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Health insurance row continues in Manitoba

The University of Manitoba Students’ Union has drafted a letter to the Canadian government calling for health insurance funding for international students to be reinstated. The move follows university governors approving a CA$865 annual premium under the Manitoba International Student Insurance Plan.

international student health insuranceHealth coverage for international students in Manitoba was introduced in 2012, but repealed last year. Photo: Tony Webster/Wikimedia Commons

Last year, there were 18,725 international students from 100 countries studying in Manitoba

“It’s a sharp increase from the $606 per student the university covered for one year,” said a statement from UMSU.

“The decision now forces international students in Manitoba to pay some of the highest insurance premiums in Canada.”

Provision for free healthcare for international students in the province was scrapped last year.

“The initial purpose of providing coverage to international students and their dependents, which began in April 2012, was to encourage international students to study in Manitoba,” a spokesperson for the government of Manitoba told The PIE News.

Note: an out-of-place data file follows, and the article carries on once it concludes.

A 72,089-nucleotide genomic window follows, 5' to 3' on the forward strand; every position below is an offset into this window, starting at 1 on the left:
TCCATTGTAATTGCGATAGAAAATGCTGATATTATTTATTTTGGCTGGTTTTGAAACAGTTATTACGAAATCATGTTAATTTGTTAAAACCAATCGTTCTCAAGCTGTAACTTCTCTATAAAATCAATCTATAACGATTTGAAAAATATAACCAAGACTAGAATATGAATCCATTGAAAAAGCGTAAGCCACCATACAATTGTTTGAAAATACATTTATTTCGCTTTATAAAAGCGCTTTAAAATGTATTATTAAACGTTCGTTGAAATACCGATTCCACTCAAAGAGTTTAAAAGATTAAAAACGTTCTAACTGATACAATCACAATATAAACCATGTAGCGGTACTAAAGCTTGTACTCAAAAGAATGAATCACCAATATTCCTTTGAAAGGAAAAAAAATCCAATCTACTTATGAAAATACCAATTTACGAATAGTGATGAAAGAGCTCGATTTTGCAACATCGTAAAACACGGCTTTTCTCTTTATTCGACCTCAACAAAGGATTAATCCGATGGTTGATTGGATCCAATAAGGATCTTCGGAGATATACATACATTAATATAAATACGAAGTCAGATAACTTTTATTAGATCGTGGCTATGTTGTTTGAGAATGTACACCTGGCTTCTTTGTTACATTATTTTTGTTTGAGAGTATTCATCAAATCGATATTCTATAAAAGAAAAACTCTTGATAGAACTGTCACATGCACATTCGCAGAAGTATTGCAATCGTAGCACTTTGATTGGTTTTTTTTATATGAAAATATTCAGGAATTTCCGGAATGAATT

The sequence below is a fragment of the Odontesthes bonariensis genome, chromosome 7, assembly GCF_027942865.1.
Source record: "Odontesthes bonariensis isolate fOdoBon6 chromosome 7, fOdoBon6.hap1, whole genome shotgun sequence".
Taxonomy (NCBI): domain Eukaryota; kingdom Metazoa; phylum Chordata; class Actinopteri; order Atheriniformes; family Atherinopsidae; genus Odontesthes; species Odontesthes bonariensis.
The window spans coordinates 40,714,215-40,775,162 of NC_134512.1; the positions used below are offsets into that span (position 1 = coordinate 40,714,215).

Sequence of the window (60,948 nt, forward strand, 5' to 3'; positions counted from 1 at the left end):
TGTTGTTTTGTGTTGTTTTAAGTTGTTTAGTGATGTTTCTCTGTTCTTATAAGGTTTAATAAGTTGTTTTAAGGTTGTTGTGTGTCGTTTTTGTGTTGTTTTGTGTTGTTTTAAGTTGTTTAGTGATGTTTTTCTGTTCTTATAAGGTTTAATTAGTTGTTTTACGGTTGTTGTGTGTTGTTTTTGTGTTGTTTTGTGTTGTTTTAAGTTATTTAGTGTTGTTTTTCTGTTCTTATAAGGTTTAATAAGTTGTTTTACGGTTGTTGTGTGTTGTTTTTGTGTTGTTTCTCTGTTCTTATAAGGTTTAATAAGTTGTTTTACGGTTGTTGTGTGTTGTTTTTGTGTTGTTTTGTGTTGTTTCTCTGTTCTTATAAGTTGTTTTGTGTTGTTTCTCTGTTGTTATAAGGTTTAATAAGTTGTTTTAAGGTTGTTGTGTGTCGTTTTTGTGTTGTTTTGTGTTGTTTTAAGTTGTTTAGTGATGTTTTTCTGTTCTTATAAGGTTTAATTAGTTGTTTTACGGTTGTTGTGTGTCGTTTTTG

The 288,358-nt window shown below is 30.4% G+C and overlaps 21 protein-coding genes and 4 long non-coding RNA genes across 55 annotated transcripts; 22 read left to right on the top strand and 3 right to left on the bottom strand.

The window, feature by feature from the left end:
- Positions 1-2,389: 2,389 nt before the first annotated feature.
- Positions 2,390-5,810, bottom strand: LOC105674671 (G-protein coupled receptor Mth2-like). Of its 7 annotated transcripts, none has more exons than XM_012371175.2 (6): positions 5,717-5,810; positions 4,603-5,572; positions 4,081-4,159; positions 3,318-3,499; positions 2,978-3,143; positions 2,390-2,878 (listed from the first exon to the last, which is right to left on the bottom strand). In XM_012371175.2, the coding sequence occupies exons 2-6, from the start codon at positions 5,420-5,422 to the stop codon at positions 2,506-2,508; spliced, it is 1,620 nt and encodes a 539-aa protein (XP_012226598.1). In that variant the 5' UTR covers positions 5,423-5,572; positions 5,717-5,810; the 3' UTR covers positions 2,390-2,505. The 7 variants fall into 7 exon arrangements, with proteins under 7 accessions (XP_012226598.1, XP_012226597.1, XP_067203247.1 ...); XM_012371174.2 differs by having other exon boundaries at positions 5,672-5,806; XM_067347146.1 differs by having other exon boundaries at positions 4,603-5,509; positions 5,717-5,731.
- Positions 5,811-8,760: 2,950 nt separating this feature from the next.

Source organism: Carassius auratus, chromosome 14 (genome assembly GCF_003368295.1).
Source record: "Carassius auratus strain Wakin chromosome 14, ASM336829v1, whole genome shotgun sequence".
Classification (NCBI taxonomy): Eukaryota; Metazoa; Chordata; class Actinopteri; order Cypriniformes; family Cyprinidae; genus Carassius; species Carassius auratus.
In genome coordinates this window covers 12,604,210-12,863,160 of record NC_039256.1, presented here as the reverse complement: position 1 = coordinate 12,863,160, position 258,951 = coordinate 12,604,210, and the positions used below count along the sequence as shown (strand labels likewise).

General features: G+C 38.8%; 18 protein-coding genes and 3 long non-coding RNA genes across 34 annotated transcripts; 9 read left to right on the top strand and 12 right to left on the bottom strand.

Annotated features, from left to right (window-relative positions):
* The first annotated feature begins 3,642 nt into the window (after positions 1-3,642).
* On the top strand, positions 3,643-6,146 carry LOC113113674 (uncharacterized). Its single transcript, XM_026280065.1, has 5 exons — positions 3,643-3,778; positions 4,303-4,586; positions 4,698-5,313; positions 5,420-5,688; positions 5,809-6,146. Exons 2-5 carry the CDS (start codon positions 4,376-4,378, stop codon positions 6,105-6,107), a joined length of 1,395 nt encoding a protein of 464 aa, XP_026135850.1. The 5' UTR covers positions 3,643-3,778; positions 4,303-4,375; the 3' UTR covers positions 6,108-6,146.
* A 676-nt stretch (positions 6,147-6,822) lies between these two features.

“[It] forces international students to pay some of the highest insurance premiums in Canada”

“It was subsequently determined that Manitoba offers some of the lowest tuition and cost of living nationally, further attracting them,” the spokesperson added.

Some HEIs covered the costs for students in the 2018/19 academic year. As such, next month many students will be paying premiums for the first time.


Dele Ojewole, the former Manitoba chairperson of the Canadian Federation of Students claimed the government had “clawed back public health care for international students without any prior consultation”.

“The $3.1 million saved by this elimination seems petty when a recent press release put their annual contribution to the local economy at over $400 million,” he wrote.

“Canadians consistently applaud themselves on public health care in contrast to our neighbours to the south. No one should have to choose between seeking medical attention and going further in debt.”

Gary Gervais, president of Heartland International English School, told The PIE that free healthcare had never been a “significant factor” in students choosing the language school.

“We didn’t notice any change in the number of applications,” he said.

“Less than half our students come on a study permit. Many of those had purchased insurance from their home country despite the provincial healthcare coverage.”

Last year, there were 18,725 international students from 100 countries studying in Manitoba, signalling a growth of 17% over the previous year.

At the time of publication, the University of Manitoba had not responded to The PIE‘s request for comment.

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